There was also broad support for the concept of a civic university, closely connected with the city and region, and playing an active role in both. 

Of course, not everyone agreed with every aspect of the strategy as it was set out in the consultation – we would never expect that. Some of the value of the exercise comes from understanding where people have concerns, where the strategy itself could be clearer and where people have ideas and suggestions for improving it. 

On that basis the consultation was very helpful in clarifying several aspects of the strategy and helping to shape its development over the coming months. 

Some of that feedback actually relates to the balance within particular aspects. For example, some members of staff expressed concerns that our research and innovation strategy may shift emphasis away from fundamental research if we focus more explicitly on addressing global challenges, while others were concerned about the demographic balance of student cohorts, or how we reconcile an ambitious sustainability and environmental agenda with future international development. 

Some colleagues expressed that there would be challenges in implementing the strategy, whether constraints on funding, existing culture and decision making, or the impact of Brexit.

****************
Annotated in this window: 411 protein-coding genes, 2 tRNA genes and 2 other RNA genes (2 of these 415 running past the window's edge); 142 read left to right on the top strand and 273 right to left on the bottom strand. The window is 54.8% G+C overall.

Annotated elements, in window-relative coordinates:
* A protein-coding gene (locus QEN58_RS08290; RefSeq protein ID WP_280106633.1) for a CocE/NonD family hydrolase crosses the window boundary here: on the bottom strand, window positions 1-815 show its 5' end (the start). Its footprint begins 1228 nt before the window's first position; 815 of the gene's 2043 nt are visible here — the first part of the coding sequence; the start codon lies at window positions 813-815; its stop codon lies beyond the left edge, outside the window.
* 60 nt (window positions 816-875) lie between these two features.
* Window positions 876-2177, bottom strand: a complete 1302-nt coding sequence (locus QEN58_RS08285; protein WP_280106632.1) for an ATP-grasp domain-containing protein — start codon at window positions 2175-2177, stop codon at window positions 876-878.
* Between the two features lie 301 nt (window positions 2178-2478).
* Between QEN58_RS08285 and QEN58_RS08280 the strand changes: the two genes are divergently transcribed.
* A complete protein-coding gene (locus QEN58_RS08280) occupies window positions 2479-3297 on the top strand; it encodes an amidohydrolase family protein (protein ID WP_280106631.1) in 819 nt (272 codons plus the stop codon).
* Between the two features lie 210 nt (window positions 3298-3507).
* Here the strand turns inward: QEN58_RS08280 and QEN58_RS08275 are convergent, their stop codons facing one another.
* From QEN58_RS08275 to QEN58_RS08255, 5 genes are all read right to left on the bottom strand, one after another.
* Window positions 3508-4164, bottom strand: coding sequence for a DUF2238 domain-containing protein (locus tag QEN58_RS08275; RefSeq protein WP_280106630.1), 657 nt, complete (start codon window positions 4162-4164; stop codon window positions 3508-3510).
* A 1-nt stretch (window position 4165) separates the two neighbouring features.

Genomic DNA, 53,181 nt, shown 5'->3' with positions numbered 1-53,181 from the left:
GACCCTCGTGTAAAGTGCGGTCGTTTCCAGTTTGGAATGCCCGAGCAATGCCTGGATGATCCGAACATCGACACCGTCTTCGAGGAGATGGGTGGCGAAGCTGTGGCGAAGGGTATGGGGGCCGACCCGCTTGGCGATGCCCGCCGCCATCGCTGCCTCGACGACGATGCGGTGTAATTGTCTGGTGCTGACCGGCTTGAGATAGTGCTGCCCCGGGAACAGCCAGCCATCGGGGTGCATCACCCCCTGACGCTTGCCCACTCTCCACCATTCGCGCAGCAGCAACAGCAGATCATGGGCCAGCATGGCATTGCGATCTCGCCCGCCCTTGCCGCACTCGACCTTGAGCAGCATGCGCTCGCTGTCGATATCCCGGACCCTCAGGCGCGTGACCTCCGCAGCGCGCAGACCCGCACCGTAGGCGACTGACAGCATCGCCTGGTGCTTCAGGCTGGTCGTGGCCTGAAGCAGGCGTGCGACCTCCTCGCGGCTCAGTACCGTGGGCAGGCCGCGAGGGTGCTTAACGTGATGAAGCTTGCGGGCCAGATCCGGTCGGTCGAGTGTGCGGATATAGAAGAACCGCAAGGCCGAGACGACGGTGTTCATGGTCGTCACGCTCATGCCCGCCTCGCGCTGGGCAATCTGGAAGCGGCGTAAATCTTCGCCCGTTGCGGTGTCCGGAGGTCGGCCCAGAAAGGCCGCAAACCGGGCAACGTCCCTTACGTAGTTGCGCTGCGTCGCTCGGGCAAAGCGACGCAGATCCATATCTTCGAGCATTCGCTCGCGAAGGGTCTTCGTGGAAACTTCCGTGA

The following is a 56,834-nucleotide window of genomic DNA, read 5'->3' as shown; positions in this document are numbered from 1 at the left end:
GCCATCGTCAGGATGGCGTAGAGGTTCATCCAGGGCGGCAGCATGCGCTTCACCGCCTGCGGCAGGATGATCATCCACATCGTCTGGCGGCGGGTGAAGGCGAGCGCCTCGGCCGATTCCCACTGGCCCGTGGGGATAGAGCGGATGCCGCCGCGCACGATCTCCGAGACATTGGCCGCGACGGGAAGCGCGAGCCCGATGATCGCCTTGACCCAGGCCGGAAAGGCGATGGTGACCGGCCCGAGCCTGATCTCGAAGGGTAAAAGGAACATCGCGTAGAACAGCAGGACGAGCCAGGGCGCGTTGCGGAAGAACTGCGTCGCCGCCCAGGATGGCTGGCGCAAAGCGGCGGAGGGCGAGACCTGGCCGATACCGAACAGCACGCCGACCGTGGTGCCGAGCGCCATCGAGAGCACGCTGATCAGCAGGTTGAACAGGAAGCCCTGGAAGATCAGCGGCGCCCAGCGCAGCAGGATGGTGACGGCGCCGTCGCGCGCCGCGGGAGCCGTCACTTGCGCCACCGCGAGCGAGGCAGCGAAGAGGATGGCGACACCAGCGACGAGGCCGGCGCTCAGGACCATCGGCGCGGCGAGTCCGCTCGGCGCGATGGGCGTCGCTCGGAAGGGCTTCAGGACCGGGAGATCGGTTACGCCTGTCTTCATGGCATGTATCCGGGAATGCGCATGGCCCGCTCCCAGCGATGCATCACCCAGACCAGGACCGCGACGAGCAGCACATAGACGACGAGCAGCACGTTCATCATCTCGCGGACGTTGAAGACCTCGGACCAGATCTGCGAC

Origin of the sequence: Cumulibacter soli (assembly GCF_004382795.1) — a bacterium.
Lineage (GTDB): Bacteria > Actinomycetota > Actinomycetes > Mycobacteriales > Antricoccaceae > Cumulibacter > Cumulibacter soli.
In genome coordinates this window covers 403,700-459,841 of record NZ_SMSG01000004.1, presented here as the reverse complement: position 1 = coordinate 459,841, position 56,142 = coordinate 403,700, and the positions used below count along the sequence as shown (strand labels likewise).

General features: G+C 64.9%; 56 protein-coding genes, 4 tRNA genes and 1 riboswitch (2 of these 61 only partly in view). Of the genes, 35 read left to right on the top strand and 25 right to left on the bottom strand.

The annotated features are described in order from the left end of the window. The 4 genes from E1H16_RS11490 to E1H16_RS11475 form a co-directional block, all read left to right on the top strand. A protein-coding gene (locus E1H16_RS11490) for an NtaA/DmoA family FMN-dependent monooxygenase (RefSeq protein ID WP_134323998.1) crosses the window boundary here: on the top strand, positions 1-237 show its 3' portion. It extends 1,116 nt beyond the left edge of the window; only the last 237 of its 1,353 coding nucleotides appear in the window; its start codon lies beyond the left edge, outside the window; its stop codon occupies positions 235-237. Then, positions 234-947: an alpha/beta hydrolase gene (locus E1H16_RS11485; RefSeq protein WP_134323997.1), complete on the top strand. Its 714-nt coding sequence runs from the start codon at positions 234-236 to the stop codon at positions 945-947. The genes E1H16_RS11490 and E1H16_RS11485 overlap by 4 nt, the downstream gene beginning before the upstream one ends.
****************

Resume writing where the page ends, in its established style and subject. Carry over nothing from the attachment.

These are all valid questions that provide helpful insight into the way we define and communicate the strategy and will be included in our discussions over the coming months. 

How will you use the feedback? 

Some of the responses are being incorporated into a revised version of the strategy. For example, digital development will have a higher profile, as we look to improve both digital skills and digital technology across the University, while we will specifically emphasise the importance of employability as requested by students in the consultation. 

Looking ahead, the consultation feedback will also inform the development of more detailed plans and projects across the University, that will bring the strategy to life. 

To be successful, any programme of change will require good communication, effective engagement and appropriate support for staff, as we plan how the different areas across the University can engage with the strategy. A recurring theme within the consultation was for effective support for staff in these areas.   

What happens next? 

Following approval from an expanded meeting of the Strategy and Investment Committee, we now have what we are referring to as our baseline strategy. Over the coming months, we will work with our next Vice-Chancellor to develop the finished strategy and the strategic plan to deliver it. 

The strategy sets out a clear direction of travel, and the strategic plan defines how the strategy will be delivered, allowing flexibility to respond as the context changes. These will mark the completion of our fourth and final phase and I’m looking forward to further engagement with colleagues over the coming months as we refine and agree the plans for the next decade. 

Related information

Read the summary of the staff and student consultation findings

Look back on the work done so far to develop the strategy